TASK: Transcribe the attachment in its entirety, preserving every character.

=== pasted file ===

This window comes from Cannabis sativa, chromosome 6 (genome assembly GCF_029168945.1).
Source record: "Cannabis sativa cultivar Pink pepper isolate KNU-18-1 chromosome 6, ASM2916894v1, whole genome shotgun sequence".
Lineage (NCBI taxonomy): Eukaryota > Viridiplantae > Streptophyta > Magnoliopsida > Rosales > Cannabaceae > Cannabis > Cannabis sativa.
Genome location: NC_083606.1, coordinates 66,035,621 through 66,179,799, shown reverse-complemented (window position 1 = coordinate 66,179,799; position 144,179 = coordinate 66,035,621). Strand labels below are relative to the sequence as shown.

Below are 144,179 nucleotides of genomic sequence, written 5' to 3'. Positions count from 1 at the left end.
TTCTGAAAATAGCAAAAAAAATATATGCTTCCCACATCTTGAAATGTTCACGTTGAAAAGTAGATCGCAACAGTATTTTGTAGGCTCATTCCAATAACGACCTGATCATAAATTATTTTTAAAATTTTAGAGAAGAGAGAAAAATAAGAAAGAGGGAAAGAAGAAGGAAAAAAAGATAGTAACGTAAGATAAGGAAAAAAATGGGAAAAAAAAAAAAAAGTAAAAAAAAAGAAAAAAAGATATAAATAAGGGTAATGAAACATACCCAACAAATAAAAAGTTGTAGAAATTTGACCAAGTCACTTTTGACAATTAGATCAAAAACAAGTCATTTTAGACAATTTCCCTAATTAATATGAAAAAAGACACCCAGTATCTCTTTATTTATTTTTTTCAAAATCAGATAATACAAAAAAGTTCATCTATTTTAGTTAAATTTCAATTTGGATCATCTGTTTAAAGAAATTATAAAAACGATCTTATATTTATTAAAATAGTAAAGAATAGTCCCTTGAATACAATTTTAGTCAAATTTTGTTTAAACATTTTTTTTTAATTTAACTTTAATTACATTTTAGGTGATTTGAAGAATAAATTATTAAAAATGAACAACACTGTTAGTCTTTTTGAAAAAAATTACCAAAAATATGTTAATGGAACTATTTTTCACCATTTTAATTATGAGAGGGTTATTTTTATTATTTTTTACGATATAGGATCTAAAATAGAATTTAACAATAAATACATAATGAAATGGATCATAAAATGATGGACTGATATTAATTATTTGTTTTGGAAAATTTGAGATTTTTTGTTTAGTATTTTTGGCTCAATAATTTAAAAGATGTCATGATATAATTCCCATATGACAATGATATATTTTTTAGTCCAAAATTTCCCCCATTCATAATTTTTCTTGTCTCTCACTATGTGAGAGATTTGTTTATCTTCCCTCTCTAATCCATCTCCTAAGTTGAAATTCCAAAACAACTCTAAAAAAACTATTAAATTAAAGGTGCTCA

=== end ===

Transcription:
This window comes from Cannabis sativa, chromosome 6 (genome assembly GCF_029168945.1).
Source record: "Cannabis sativa cultivar Pink pepper isolate KNU-18-1 chromosome 6, ASM2916894v1, whole genome shotgun sequence".
Lineage (NCBI taxonomy): Eukaryota > Viridiplantae > Streptophyta > Magnoliopsida > Rosales > Cannabaceae > Cannabis > Cannabis sativa.
Genome location: NC_083606.1, coordinates 66,035,621 through 66,179,799, shown reverse-complemented (window position 1 = coordinate 66,179,799; position 144,179 = coordinate 66,035,621). Strand labels below are relative to the sequence as shown.

Below are 144,179 nucleotides of genomic sequence, written 5' to 3'. Positions count from 1 at the left end.
TTCTGAAAATAGCAAAAAAAATATATGCTTCCCACATCTTGAAATGTTCACGTTGAAAAGTAGATCGCAACAGTATTTTGTAGGCTCATTCCAATAACGACCTGATCATAAATTATTTTTAAAATTTTAGAGAAGAGAGAAAAATAAGAAAGAGGGAAAGAAGAAGGAAAAAAAGATAGTAACGTAAGATAAGGAAAAAAATGGGAAAAAAAAAAAAAAGTAAAAAAAAAGAAAAAAAGATATAAATAAGGGTAATGAAACATACCCAACAAATAAAAAGTTGTAGAAATTTGACCAAGTCACTTTTGACAATTAGATCAAAAACAAGTCATTTTAGACAATTTCCCTAATTAATATGAAAAAAGACACCCAGTATCTCTTTATTTATTTTTTTCAAAATCAGATAATACAAAAAAGTTCATCTATTTTAGTTAAATTTCAATTTGGATCATCTGTTTAAAGAAATTATAAAAACGATCTTATATTTATTAAAATAGTAAAGAATAGTCCCTTGAATACAATTTTAGTCAAATTTTGTTTAAACATTTTTTTTTAATTTAACTTTAATTACATTTTAGGTGATTTGAAGAATAAATTATTAAAAATGAACAACACTGTTAGTCTTTTTGAAAAAAATTACCAAAAATATGTTAATGGAACTATTTTTCACCATTTTAATTATGAGAGGGTTATTTTTATTATTTTTTACGATATAGGATCTAAAATAGAATTTAACAATAAATACATAATGAAATGGATCATAAAATGATGGACTGATATTAATTATTTGTTTTGGAAAATTTGAGATTTTTTGTTTAGTATTTTTGGCTCAATAATTTAAAAGATGTCATGATATAATTCCCATATGACAATGATATATTTTTTAGTCCAAAATTTCCCCCATTCATAATTTTTCTTGTCTCTCACTATGTGAGAGATTTGTTTATCTTCCCTCTCTAATCCATCTCCTAAGTTGAAATTCCAAAACAACTCTAAAAAAACTATTAAATTAAAGGTGCTCA